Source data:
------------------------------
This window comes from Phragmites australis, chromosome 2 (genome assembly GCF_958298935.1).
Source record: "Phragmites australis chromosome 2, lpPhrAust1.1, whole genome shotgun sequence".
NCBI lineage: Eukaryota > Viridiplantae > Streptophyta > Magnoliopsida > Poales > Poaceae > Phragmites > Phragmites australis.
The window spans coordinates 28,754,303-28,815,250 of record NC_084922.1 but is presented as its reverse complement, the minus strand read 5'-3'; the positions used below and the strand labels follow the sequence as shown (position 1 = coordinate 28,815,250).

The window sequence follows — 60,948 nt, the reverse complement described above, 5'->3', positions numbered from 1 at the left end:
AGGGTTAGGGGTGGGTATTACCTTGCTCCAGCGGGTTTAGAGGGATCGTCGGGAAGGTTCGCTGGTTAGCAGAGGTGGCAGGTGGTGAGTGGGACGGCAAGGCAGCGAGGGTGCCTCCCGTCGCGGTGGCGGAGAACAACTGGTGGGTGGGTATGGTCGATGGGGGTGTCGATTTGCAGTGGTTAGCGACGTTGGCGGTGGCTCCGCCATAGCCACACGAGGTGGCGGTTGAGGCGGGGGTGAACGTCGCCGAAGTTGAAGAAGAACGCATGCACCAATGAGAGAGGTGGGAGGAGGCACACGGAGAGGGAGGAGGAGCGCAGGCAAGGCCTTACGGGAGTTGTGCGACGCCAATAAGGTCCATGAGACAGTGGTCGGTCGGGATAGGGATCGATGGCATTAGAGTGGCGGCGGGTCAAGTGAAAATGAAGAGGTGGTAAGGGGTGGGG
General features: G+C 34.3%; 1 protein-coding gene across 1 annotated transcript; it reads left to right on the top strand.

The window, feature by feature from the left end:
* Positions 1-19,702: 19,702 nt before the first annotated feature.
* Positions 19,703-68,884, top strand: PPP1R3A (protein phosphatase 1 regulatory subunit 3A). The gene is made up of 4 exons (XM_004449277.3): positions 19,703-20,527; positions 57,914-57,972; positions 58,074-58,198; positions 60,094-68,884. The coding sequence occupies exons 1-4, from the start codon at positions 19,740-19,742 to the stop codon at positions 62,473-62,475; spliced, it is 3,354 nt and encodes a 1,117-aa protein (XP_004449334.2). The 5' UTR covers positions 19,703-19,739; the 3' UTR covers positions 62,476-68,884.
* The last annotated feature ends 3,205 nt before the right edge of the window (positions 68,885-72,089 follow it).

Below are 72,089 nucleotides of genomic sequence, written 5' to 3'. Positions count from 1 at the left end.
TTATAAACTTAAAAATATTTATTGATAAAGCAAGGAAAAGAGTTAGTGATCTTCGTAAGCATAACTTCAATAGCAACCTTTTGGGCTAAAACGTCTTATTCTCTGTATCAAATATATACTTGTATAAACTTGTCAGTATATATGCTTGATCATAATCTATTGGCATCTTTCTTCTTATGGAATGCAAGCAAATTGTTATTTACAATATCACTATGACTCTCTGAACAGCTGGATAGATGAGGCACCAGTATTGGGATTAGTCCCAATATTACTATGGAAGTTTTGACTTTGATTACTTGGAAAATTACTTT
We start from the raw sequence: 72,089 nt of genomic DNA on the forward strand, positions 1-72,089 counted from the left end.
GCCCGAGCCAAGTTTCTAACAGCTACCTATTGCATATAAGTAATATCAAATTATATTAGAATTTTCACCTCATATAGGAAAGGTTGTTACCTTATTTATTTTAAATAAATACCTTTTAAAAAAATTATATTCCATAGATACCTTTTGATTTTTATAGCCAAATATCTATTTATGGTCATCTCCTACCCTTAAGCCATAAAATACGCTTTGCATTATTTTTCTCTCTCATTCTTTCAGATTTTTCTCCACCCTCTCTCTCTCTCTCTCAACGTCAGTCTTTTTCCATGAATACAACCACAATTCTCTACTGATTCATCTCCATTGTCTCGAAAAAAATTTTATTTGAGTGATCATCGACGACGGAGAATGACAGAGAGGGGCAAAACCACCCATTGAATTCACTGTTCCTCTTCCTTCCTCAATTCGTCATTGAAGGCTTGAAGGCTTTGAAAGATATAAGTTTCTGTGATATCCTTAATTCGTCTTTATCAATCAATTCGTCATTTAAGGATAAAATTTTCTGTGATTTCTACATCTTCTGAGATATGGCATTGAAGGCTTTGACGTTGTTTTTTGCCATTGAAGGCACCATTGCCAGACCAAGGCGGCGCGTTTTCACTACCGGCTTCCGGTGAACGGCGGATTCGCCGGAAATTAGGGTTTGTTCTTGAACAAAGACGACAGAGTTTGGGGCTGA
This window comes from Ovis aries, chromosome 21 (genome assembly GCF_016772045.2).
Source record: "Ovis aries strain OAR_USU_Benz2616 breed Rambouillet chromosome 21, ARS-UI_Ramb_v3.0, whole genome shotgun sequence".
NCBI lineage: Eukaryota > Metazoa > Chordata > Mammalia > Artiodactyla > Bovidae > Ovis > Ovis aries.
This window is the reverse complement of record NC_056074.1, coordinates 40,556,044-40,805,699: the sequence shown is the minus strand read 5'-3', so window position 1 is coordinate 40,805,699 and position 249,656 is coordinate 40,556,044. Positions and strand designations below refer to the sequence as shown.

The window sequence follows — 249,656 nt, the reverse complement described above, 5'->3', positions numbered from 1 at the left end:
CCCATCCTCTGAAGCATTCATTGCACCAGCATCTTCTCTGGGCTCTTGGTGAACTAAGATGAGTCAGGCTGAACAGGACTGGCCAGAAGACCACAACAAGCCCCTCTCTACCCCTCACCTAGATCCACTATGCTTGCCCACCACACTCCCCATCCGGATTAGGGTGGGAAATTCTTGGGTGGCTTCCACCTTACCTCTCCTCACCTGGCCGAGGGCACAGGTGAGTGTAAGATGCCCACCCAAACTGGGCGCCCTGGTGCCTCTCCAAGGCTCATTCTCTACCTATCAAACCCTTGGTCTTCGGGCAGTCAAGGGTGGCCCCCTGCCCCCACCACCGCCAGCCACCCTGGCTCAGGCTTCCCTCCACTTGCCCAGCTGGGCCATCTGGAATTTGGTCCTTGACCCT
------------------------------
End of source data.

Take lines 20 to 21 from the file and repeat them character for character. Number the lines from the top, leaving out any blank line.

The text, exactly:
The window sequence follows — 249,656 nt, the reverse complement described above, 5'->3', positions numbered from 1 at the left end:
CCCATCCTCTGAAGCATTCATTGCACCAGCATCTTCTCTGGGCTCTTGGTGAACTAAGATGAGTCAGGCTGAACAGGACTGGCCAGAAGACCACAACAAGCCCCTCTCTACCCCTCACCTAGATCCACTATGCTTGCCCACCACACTCCCCATCCGGATTAGGGTGGGAAATTCTTGGGTGGCTTCCACCTTACCTCTCCTCACCTGGCCGAGGGCACAGGTGAGTGTAAGATGCCCACCCAAACTGGGCGCCCTGGTGCCTCTCCAAGGCTCATTCTCTACCTATCAAACCCTTGGTCTTCGGGCAGTCAAGGGTGGCCCCCTGCCCCCACCACCGCCAGCCACCCTGGCTCAGGCTTCCCTCCACTTGCCCAGCTGGGCCATCTGGAATTTGGTCCTTGACCCT